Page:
• How should community developed queries be embedded in analysis scripts?

    • Do they need to be copied and pasted, or can they be called programmatically through functions (i.e.; through wrapper functions that find, edit, and embed the query)
    • Is there functionality in HADES (or somewhere else) to access and customize these queries through functions?
  • What is the relationship between ATLAS and HADES?

    • Does ATLAS use HADES under the hood? Or are they completely independent code-bases?
1 Like

Welcome to the community @Nathaniel_Phillips! I can help with some of your questions.

  • Is capr the state of the art? Or are there other approaches?

Capr is an R package for defining Cohorts in R code and exactly matches the options available in Atlas. It will not give you patient level data but is only used to express the definition of the cohort you’re interested in using in your analysis. I would say the main alternative to Capr is Atlas. Capr is probably better if you have 100 cohorts to make and Atlas is probably better if you have a small number of possibly complex cohorts.

I’ll leave the gold standard study designs question to others but just mention that you might look at Developing patient level prediction using data in the OMOP Common Data Model • PatientLevelPrediction and New-User Cohort Method with Large Scale Propensity and Outcome Models • CohortMethod as a couple examples.


For patient level datasets you can use FeatureExtraction to quickly get large covariate sets.

How should community developed queries be embedded in analysis scripts?

I’d probably suggest embedding community developed queries in your study codebase unless that SQL is part of an analytic package that has a release and a maintainer. i.e. you can “import” a package/function but for some sql script you should copy and paste it into your study.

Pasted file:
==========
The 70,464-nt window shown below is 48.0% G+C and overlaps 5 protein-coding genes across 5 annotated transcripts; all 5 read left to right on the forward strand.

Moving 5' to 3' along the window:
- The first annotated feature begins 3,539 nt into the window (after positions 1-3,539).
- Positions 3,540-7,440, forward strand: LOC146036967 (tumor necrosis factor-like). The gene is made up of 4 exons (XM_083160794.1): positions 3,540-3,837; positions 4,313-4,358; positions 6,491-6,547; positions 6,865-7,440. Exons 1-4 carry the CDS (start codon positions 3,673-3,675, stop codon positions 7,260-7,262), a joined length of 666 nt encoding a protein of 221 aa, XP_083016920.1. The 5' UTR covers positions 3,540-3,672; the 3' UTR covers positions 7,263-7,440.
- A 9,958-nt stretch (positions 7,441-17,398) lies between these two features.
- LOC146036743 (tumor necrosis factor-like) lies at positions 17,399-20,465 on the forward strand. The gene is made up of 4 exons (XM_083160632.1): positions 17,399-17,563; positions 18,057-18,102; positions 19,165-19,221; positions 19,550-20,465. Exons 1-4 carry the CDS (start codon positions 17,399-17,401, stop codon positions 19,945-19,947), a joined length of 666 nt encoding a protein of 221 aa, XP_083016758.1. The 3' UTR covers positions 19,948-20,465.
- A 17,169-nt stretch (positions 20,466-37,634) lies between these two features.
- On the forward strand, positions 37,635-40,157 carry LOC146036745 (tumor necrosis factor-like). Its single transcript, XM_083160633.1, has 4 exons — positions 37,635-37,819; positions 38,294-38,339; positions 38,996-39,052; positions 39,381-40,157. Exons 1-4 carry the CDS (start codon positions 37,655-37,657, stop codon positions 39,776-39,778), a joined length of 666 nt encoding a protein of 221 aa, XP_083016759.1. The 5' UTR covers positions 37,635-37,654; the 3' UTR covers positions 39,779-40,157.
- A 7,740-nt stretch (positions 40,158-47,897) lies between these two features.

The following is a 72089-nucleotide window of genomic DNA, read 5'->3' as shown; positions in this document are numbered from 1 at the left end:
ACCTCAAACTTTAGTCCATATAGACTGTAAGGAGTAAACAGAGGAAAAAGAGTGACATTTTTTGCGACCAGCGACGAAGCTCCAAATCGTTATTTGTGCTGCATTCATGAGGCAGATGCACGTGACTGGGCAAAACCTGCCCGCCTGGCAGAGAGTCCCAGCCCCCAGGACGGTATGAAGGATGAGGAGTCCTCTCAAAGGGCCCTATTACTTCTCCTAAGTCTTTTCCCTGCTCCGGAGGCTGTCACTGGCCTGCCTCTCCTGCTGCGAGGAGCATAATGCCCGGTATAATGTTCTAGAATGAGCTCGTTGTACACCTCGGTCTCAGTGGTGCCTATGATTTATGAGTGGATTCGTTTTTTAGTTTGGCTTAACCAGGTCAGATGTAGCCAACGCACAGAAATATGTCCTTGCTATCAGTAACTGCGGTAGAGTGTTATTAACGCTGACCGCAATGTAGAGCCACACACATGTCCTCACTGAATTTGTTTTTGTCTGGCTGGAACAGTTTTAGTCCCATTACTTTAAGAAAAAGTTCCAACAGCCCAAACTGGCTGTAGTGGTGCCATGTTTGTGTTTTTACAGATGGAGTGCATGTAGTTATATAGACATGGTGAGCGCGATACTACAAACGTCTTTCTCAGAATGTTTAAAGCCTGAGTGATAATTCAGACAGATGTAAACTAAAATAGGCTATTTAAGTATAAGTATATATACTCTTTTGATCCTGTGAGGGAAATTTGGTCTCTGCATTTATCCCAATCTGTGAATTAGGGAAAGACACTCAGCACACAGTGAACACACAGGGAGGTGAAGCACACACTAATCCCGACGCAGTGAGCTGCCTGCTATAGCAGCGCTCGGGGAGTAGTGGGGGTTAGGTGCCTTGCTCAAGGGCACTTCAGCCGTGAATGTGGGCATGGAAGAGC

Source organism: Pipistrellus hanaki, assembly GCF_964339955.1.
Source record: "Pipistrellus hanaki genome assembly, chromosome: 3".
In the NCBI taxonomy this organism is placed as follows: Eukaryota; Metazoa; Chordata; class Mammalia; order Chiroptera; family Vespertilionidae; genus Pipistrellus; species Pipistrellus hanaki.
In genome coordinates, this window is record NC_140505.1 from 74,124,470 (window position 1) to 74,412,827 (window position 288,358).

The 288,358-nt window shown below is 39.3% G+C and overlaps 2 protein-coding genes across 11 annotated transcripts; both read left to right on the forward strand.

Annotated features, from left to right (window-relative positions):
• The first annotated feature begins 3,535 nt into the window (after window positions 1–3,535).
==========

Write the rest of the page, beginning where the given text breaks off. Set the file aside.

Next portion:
What is the relationship between ATLAS and HADES?

Atlas and Hades share common baseline components. These would be SqlRender for SQL translation and Circe-be for cohort SQL generation. Atlas has some functionality that does not exist in Hades and Hades has quite a lot of functionality that is not available in Altas. Basically there are some lower level java libraries that are imported by both Hades and Atlas, the main ones being SqlRender, Circe, and FeatureExtraction. Hades development tends to move faster than Atlas development.

The Hades developers have been working on a new framework called Strategus for modularized studies that kind of wraps various Hades packages so that’s something to look at.

I’ve been working on a package for Darwin called CDMConnector that provides a low code interface to the CDM you can use to get patient level data with another package called PatientProfiles. These packages are not part of Hades because they have overlapping functionality with existing packages.

In short there are lots of tools out there (on github). Happy to help you get the lay of the land and figure out what will work best for your use cases.


HADES aims to promote (enforce?) best practices, so in general I recommend following HADES workflows. So here’s how I would answer this question:

How often should custom SQL needed to implement patient level variables?

Ideally never. You can define populations of interest (cohorts) using Capr or ATLAS cohort definitions. FeatureExtraction has a large collection of standard patient variables (aka ‘features’ or ‘covariates’) it created by default for your cohorts. If you want something not included in FeatureExtraction’s default set, you can now create features based on cohorts (as described here).